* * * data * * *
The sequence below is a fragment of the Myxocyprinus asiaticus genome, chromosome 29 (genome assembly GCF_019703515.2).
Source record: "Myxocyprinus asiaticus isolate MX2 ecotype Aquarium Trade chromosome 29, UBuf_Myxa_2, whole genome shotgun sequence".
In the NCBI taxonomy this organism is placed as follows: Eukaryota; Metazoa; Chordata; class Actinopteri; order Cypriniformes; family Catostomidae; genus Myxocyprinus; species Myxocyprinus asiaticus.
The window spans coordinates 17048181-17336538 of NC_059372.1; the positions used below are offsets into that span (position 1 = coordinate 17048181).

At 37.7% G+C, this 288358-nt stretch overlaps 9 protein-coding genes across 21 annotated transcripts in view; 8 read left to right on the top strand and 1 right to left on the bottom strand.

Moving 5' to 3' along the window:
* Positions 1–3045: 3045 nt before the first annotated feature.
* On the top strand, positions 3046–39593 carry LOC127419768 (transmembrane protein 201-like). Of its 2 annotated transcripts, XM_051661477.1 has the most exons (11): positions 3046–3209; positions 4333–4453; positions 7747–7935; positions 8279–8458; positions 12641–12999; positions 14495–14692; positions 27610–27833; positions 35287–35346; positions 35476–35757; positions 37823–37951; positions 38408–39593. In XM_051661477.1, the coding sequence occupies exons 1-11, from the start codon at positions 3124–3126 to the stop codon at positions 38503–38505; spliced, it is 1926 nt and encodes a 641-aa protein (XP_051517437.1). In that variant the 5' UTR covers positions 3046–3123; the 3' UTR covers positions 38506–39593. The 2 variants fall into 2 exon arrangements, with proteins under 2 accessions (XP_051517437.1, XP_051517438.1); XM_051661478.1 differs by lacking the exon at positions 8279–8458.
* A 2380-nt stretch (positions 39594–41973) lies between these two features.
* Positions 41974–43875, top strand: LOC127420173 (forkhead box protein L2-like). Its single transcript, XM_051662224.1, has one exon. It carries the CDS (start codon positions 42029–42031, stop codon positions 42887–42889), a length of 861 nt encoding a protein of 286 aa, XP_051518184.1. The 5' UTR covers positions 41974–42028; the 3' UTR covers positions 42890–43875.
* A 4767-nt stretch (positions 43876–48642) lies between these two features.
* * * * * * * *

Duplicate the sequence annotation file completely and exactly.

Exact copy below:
The sequence below is a fragment of the Myxocyprinus asiaticus genome, chromosome 29 (genome assembly GCF_019703515.2).
Source record: "Myxocyprinus asiaticus isolate MX2 ecotype Aquarium Trade chromosome 29, UBuf_Myxa_2, whole genome shotgun sequence".
In the NCBI taxonomy this organism is placed as follows: Eukaryota; Metazoa; Chordata; class Actinopteri; order Cypriniformes; family Catostomidae; genus Myxocyprinus; species Myxocyprinus asiaticus.
The window spans coordinates 17048181-17336538 of NC_059372.1; the positions used below are offsets into that span (position 1 = coordinate 17048181).

At 37.7% G+C, this 288358-nt stretch overlaps 9 protein-coding genes across 21 annotated transcripts in view; 8 read left to right on the top strand and 1 right to left on the bottom strand.

Moving 5' to 3' along the window:
* Positions 1–3045: 3045 nt before the first annotated feature.
* On the top strand, positions 3046–39593 carry LOC127419768 (transmembrane protein 201-like). Of its 2 annotated transcripts, XM_051661477.1 has the most exons (11): positions 3046–3209; positions 4333–4453; positions 7747–7935; positions 8279–8458; positions 12641–12999; positions 14495–14692; positions 27610–27833; positions 35287–35346; positions 35476–35757; positions 37823–37951; positions 38408–39593. In XM_051661477.1, the coding sequence occupies exons 1-11, from the start codon at positions 3124–3126 to the stop codon at positions 38503–38505; spliced, it is 1926 nt and encodes a 641-aa protein (XP_051517437.1). In that variant the 5' UTR covers positions 3046–3123; the 3' UTR covers positions 38506–39593. The 2 variants fall into 2 exon arrangements, with proteins under 2 accessions (XP_051517437.1, XP_051517438.1); XM_051661478.1 differs by lacking the exon at positions 8279–8458.
* A 2380-nt stretch (positions 39594–41973) lies between these two features.
* Positions 41974–43875, top strand: LOC127420173 (forkhead box protein L2-like). Its single transcript, XM_051662224.1, has one exon. It carries the CDS (start codon positions 42029–42031, stop codon positions 42887–42889), a length of 861 nt encoding a protein of 286 aa, XP_051518184.1. The 5' UTR covers positions 41974–42028; the 3' UTR covers positions 42890–43875.
* A 4767-nt stretch (positions 43876–48642) lies between these two features.